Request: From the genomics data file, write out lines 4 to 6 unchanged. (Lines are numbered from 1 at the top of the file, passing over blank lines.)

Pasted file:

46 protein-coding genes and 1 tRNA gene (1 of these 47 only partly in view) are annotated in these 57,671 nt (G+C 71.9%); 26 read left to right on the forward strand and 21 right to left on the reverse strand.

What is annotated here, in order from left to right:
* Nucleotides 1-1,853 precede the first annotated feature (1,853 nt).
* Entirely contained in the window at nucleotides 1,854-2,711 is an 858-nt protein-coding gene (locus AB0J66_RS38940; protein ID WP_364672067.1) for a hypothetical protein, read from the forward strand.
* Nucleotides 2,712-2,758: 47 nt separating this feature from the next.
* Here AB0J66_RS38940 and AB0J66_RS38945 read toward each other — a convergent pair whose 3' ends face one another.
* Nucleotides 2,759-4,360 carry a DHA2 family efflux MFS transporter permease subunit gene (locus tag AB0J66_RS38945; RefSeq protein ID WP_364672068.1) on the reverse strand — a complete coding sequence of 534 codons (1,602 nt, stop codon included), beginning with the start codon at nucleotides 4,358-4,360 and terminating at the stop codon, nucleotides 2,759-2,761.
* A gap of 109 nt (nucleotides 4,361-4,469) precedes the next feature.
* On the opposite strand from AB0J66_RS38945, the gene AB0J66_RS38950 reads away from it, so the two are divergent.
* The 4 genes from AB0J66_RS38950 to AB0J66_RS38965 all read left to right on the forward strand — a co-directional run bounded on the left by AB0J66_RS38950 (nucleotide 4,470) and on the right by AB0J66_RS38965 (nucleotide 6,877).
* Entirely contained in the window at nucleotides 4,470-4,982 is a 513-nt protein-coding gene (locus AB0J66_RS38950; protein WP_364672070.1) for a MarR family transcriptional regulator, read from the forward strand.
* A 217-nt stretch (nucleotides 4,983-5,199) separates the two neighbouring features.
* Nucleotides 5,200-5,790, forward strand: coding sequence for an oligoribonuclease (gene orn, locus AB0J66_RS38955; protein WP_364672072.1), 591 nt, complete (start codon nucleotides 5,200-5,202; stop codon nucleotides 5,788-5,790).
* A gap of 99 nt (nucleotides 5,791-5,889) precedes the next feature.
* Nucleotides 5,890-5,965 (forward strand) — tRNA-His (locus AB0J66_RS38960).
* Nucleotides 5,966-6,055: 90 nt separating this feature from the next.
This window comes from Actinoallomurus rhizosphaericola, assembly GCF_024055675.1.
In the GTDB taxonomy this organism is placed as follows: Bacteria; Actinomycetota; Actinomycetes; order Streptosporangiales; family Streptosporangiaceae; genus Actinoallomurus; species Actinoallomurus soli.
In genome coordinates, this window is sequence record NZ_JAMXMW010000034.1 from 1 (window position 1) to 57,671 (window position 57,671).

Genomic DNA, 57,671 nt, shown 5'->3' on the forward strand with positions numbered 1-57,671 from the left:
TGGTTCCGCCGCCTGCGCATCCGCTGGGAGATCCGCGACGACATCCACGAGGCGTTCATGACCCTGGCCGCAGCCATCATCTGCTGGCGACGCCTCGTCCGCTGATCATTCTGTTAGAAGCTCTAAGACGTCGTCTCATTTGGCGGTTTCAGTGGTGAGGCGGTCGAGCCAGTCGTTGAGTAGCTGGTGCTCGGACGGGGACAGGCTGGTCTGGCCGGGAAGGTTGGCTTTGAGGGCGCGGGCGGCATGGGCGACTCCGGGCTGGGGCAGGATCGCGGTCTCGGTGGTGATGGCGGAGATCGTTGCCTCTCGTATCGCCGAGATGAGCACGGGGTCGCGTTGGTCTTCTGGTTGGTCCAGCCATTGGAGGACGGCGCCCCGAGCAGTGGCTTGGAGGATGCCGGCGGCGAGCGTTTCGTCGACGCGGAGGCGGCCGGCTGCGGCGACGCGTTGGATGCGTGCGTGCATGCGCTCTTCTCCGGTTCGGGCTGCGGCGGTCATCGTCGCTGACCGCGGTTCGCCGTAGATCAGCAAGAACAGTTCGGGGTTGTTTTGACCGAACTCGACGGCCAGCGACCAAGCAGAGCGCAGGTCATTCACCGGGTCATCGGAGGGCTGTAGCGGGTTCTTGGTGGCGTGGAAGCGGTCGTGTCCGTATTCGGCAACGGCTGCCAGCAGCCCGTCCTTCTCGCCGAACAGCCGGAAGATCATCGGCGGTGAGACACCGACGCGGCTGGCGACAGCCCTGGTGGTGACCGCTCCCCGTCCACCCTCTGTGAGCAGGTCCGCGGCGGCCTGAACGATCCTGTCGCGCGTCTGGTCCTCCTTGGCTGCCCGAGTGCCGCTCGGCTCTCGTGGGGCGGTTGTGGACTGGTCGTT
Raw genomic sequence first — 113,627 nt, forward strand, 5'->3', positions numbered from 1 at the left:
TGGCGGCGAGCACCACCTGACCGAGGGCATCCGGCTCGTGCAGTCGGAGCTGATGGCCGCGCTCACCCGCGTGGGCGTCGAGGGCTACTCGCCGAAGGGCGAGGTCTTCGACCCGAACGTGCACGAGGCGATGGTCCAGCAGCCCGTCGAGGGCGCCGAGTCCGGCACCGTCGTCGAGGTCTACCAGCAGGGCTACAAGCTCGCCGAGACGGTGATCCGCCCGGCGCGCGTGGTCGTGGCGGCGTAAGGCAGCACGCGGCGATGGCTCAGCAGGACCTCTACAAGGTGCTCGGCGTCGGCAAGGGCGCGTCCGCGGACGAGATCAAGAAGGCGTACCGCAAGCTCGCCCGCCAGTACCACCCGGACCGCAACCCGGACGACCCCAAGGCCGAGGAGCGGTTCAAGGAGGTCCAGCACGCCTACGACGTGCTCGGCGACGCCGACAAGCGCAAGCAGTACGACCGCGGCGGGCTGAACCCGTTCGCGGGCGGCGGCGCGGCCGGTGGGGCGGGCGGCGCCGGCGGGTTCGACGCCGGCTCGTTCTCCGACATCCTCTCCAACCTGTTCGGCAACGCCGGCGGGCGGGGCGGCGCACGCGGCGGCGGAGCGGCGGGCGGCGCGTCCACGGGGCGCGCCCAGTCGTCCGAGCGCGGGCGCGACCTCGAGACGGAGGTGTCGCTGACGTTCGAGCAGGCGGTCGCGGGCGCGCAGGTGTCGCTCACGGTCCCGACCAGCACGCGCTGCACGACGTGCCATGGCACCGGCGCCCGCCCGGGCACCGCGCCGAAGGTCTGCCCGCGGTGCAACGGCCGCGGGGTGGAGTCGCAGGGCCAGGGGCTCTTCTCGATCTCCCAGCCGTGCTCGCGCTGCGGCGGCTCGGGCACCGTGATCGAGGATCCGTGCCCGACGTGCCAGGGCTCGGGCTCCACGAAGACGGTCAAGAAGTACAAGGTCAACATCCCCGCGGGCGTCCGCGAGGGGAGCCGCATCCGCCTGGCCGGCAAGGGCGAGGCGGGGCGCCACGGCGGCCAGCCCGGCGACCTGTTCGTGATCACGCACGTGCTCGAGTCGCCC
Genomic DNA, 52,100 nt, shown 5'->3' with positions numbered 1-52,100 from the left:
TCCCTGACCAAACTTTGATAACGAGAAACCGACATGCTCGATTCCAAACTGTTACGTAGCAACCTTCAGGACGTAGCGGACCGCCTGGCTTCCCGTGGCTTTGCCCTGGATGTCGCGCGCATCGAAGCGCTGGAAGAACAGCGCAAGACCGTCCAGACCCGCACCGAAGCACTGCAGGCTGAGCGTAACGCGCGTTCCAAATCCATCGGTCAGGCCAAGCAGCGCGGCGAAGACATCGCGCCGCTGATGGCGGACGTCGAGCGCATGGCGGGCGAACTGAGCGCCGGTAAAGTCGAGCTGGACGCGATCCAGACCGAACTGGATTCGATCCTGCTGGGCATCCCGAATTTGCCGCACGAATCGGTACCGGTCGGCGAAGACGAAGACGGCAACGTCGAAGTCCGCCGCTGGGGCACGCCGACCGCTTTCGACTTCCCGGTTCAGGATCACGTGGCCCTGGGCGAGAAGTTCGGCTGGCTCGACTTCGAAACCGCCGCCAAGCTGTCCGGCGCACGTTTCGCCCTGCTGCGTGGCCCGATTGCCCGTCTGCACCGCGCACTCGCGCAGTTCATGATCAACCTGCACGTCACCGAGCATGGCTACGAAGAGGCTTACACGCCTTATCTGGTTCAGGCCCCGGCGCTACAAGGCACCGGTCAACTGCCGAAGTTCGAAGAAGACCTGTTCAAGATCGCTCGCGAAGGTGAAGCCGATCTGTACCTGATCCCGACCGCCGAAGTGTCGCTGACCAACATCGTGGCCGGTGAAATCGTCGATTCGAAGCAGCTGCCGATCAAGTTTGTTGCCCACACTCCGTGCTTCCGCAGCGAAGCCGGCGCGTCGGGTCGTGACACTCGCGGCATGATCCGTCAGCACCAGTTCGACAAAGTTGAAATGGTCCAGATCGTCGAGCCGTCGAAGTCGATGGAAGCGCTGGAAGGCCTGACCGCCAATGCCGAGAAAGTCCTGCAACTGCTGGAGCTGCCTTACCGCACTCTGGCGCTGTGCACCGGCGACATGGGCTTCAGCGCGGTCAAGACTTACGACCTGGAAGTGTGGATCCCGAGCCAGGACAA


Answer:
* Entirely contained in the window at nucleotides 1,854-2,711 is an 858-nt protein-coding gene (locus AB0J66_RS38940; protein ID WP_364672067.1) for a hypothetical protein, read from the forward strand.
* Nucleotides 2,712-2,758: 47 nt separating this feature from the next.
* Here AB0J66_RS38940 and AB0J66_RS38945 read toward each other — a convergent pair whose 3' ends face one another.